Former Vice President Atiku Abubakar has criticised President Bola Tinubu’s directive to allow the Central Bank of Nigeria to control crude oil sales proceeds from the Nigerian National Petroleum Corporation Limited.
He noted that the CBN lacks the sole responsibility to see to the directive.
Tinubu had, on Monday, directed the CBN to assume the responsibility for crude oil sales from NNPCL.
Consequently, the oil corporation will submit receipts for crude oil sales to CBN for vetting and documentation.
However, Atiku suggested that the apex bank collaborates with the Nigeria Extractive Industry Transparency Initiative, to reflect transparency and accountability.
As contained in a statement signed by Atiku on Thursday and obtained by PUNCH Online, the former VP who was in office for eight years from 1999-2007, however, described the directive as “illegal,” adding that it undermines the operational independence of the NNPCL.
“Let it also be stated that the Central Bank Act 2007 does not confer on the Central Bank of Nigeria, any responsibility for vetting the transactions of, or formulating and maintaining the internal controls and internal audits in state-owned enterprises, public or private.
“The CBN should be allowed to perform its core functions as provided in the extant law,” he said.
In late January 2024, Atiku had asked Tinubu to account for the NNPCL’s $3.3 billion emergency crude repayment loan which was secured by the corporation on August 16, 2023.
The $3.3 billion emergency crude repayment loan was a transaction aimed at supporting the naira and stabilising the foreign exchange market.
“Without prejudice to the possibility of any good that was intended in the decision of the Federal Government to make the Central Bank of Nigeria (CBN) take over the responsibility for crude oil sales proceeds from the Nigerian National Petroleum Company Limited (NNPCL), it must be clearly stated that the action is not legal in its application,” Atiku stated.
While he lamented the “usual” act of the Tinubu-led administration on its ability to provide enough details on the directive, Atiku, neglecting any good that may result from the directive, said that the “presidential directive is a violation of the legal status of the NNPCL.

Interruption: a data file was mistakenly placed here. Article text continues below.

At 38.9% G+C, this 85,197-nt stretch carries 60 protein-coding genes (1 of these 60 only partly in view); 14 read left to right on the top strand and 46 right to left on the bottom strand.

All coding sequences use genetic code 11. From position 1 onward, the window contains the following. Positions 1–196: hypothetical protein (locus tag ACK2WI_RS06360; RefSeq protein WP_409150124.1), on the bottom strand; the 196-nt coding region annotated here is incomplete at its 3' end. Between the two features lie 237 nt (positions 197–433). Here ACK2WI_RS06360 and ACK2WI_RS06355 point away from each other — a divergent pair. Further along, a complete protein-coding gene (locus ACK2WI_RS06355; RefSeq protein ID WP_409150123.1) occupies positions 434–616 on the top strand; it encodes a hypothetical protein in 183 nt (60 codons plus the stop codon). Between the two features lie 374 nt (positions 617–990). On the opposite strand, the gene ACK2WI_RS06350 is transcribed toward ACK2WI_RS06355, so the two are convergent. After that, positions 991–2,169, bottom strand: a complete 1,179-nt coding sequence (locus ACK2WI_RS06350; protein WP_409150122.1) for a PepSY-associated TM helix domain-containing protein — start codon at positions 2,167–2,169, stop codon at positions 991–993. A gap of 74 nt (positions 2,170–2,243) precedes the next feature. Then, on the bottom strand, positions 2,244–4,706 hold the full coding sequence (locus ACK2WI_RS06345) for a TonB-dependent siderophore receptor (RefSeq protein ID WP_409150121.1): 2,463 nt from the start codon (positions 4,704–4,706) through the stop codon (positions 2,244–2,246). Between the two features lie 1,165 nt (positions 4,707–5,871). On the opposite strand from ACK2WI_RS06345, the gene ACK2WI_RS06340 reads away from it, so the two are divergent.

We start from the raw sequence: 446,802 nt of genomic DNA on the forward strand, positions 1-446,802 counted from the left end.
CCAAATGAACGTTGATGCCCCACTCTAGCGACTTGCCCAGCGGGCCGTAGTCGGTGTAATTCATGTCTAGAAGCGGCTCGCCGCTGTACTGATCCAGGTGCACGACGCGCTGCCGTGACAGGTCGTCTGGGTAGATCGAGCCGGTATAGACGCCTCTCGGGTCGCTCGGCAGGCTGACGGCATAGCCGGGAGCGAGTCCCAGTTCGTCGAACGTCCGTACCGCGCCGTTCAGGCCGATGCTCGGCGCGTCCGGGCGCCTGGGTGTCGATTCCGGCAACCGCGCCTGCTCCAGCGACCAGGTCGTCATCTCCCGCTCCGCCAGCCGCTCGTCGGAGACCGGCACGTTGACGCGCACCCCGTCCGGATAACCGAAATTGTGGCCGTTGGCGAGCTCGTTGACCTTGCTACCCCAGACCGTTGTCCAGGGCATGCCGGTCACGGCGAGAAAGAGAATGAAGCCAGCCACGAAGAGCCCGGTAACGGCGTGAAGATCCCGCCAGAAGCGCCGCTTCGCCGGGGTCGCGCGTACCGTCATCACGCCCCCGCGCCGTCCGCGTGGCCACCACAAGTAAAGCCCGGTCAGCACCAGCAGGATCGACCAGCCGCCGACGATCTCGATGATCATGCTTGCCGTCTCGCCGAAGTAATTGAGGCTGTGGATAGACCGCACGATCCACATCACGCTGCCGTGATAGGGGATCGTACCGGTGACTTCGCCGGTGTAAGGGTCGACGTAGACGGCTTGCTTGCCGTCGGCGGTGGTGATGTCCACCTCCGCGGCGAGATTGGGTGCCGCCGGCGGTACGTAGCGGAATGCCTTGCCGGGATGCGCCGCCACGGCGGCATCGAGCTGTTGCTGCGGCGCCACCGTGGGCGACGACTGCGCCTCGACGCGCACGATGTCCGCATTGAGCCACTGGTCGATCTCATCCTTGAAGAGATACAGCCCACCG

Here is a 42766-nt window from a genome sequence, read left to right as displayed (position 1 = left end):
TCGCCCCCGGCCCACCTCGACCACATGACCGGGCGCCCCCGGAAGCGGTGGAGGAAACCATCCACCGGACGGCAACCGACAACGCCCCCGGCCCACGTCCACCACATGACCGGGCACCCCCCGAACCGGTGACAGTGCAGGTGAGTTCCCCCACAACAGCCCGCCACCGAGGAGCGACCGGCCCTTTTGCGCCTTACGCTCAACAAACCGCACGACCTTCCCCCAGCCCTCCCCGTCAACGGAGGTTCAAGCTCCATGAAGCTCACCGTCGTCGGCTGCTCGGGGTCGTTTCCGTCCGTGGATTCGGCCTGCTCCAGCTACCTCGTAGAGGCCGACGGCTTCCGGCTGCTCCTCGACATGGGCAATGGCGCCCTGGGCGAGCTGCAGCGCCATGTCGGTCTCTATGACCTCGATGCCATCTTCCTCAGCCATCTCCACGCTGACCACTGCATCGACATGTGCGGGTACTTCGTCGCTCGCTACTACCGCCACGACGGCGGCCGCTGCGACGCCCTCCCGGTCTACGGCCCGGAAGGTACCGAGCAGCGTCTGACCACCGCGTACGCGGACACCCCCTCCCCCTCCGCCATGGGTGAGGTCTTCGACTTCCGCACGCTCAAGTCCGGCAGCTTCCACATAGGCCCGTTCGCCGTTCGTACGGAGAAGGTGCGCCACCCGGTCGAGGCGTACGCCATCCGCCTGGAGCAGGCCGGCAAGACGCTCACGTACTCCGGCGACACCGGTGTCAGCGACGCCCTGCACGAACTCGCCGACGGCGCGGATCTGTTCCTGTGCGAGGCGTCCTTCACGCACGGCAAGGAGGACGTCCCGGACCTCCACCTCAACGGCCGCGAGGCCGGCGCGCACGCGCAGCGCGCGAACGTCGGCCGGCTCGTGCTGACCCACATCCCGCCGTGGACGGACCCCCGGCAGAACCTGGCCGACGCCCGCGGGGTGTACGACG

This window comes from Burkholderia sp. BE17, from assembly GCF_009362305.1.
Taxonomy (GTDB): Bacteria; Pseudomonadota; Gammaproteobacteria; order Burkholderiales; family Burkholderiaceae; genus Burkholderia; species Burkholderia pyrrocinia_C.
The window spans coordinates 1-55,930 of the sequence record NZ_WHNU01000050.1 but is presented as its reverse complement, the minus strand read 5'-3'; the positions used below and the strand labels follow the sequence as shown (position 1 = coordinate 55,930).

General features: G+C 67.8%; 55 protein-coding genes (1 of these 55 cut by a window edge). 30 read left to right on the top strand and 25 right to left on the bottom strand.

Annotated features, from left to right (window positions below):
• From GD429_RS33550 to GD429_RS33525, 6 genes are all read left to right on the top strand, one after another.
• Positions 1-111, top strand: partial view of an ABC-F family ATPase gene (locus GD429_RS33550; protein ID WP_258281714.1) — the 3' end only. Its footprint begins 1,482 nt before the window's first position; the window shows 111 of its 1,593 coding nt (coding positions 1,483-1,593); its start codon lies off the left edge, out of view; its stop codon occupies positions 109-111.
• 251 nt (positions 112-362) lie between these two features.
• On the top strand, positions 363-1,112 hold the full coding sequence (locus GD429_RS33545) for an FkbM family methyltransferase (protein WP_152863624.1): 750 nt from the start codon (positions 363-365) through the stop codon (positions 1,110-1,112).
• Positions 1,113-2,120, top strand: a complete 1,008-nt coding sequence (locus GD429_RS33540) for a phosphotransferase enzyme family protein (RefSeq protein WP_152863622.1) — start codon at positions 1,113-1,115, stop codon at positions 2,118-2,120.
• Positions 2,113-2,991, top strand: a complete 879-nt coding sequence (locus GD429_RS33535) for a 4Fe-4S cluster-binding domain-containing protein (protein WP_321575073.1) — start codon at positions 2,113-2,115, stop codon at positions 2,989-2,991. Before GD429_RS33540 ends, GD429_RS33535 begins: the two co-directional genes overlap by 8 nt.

“It is an arbitrary order capable of undermining the operational independence of the NNPCL.”
Atiku, a presidential aspirant of the Peoples Democratic Party in the 2023 general elections, lamented that Tinubu had “wrested control of the finances of the NNPCL and donated the same to the Federal Ministry of Finance and the Central Bank of Nigeria.”
Moreover, the CBN Governor, Olayemi Cardoso, disclosed during his keynote speech at the launching of the Nigerian Economic Summit Group macroeconomic outlook report for 2024, that the NNPCL and the Ministry of Finance had agreed to remit all their dollar revenues to the CBN.
Cardoso noted that the move was intended to boost the nation’s External Reserves and foreign exchange flows into the country.
Further in his statement, the PDP chieftain stated that it was an “unprecedented act, without any legal or ethical basis” for the national oil company to submit receipts for crude oil sales to CBN for vetting and documentation.
He added that the directive is a “violation of the principle of due process in public administration,”
Atiku argued that under international best practices and standard principles of corporate governance, the NNPCL ought to operate independently, like other state-owned enterprises.
He also stated that the established Petroleum Industry Act 2021 empowers the NNPCL to operate as an independent limited liability company according to Sections 53 to 65 of the Act.
“State-owned enterprises are not subject to such arbitrary orders and have full control over their finances within the confines of their respective establishment laws.
“The NNPCL is a creation of the Petroleum Industry Act 2021 (PIA), which was signed into law by the President of the Federal Republic of Nigeria on 16 August 2021.
“The PIA makes extensive provisions for the formation, structure, governance, and operation of the NNPCL as an independent limited liability company in Sections 53 to 65 of the Act,” the statement read.
Atiku urged the FG to “respect the provisions of the law and allow the NNPCL to run as an independent company based on sound commercial objectives and in line with international best practices and standard principles of corporate governance.”
He noted that with its independence, the national oil company would be able to “grow into a formidable institution with track records, requisite technical and financial capacity, and readiness to operate in public space.
“Any attempt to undermine the operational independence of the NNPCL will be a hindrance to any chances of attracting investments and attaining global relevance in the Petroleum Industry.”
The statement read further, “To enhance transparency and accountability in the operation of the NNPCL, its bank accounts for crude sales proceeds (for example at Morgan Stanley) and the entire crude sales conversion circle can be trailed by Nigeria Extractive Industry Transparency Initiative (NEITI) and CBN.
“Amongst other supportive measures to enhance transparency, the NNPCL board members can be better selected and reconstituted to include, if desired, representatives of the CBN and NEITI.”